Catholics gathered for the 20th International AIDS Conference worry that medical advances against the HIV pandemic are leading to decreased attention and less funding for the struggle against the deadly virus.
"AIDS is not a designer charity anymore," said Maryknoll Father Rick Bauer, a Namibia-based U.S. missionary from the United States who heads the international Catholic HIV and AIDS Network. "People in the airport ask me what my red ribbon means. Fifteen years ago, everyone knew what it symbolized. Now it's different. The media has dropped us.
"And this comes just as we're starting to believe we might end the pandemic as a global health emergency by 2030," Father Bauer toldCatholic News Service. "To achieve that, however, we've got to get more people on treatment and get their viral loads down. Such treatment is the best prevention, but it's going to be hard to do if we can't keep attention focused on the challenge and if we can't have access to the necessary funding."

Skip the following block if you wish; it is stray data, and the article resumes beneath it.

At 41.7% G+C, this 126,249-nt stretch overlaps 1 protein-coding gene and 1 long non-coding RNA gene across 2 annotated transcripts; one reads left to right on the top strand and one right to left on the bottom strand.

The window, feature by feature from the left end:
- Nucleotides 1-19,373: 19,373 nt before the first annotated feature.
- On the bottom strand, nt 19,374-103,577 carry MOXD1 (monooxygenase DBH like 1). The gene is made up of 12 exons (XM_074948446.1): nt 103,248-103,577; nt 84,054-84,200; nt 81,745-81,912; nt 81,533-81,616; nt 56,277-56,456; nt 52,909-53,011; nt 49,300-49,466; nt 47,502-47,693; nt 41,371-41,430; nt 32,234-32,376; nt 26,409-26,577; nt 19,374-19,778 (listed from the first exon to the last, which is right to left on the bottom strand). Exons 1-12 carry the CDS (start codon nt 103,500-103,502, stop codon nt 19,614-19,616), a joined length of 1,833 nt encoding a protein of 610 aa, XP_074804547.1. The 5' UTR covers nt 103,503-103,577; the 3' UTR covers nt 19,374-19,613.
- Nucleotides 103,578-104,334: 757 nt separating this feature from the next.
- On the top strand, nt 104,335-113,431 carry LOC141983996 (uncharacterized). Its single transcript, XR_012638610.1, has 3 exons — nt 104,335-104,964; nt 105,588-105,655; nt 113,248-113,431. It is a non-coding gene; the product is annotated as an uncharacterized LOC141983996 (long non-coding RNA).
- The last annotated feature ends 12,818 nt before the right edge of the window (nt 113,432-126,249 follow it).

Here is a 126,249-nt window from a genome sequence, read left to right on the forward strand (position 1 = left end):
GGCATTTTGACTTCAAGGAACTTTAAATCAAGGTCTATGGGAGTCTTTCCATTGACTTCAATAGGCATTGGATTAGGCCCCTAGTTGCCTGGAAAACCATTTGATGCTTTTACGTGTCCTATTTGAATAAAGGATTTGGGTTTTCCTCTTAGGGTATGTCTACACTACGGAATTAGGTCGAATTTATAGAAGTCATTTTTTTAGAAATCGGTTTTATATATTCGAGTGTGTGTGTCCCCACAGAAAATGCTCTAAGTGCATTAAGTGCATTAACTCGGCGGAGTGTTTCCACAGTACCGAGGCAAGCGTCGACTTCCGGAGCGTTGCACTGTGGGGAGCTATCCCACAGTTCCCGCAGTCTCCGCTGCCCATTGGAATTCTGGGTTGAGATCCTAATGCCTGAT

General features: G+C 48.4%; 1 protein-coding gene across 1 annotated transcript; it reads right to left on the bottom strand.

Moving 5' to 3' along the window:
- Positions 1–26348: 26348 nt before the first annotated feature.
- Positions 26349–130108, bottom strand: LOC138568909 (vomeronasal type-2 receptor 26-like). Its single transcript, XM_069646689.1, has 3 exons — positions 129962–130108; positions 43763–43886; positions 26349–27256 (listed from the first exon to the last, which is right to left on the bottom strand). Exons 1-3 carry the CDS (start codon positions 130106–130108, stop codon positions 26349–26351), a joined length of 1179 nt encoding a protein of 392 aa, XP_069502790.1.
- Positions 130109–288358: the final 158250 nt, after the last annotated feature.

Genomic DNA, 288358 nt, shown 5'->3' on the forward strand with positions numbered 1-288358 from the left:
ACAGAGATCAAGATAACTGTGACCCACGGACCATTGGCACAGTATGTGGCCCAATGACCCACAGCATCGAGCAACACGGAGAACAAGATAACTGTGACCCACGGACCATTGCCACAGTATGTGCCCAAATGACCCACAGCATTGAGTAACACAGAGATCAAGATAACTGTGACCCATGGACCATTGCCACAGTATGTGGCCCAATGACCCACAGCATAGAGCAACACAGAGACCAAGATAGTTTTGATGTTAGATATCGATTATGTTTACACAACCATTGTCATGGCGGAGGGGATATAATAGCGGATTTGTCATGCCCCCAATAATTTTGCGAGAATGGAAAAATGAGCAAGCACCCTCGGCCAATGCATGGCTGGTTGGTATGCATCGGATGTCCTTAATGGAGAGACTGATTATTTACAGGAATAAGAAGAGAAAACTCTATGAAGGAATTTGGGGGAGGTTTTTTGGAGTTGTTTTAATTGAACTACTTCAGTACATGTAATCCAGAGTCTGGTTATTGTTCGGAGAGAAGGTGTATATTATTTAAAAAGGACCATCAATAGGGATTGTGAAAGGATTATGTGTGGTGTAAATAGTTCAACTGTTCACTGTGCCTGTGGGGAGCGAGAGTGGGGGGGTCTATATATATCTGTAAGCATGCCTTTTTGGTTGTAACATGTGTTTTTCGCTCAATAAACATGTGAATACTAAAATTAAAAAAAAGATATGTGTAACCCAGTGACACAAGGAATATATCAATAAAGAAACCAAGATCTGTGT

Msgr. Robert J. Vitillo, a special adviser on HIV and AIDS to Caritas Internationalis, said major strides in AIDS treatment have caused many to think it is no longer a fatal disease. "I was in Ukraine last week and someone brought up the need for hospice care for people living with AIDS, and there was a Western European doctor along who had a hard time with the question. People had to struggle to get the European doctor to understand that people are still dying from AIDS," Msgr. Vitillo said. International donors, particularly the U.S. government, are cutting back support for AIDS programs in countries where growing economies have moved the nations from being considered "poor" to now being labeled "middle income." That's a mistake, AIDS activists argue. "Donor governments want to consolidate their funding and only give big grants and want to give those to government programs. In Asia, for example, more and more governments are being recognized as middle-income economies. So the donors say they don't need money anymore," Msgr. Vitillo said. "It's true that a small number of people are getting richer and richer, and the country's GNP may have risen into the middle-income category, but the situation of the poor is often worse. And some governments claim they can handle all of their own health care, but they really can't, and what they do provide they tend to concentrate in the large cities. As a result, the churches that have been providing care in rural areas have less access to funding today."
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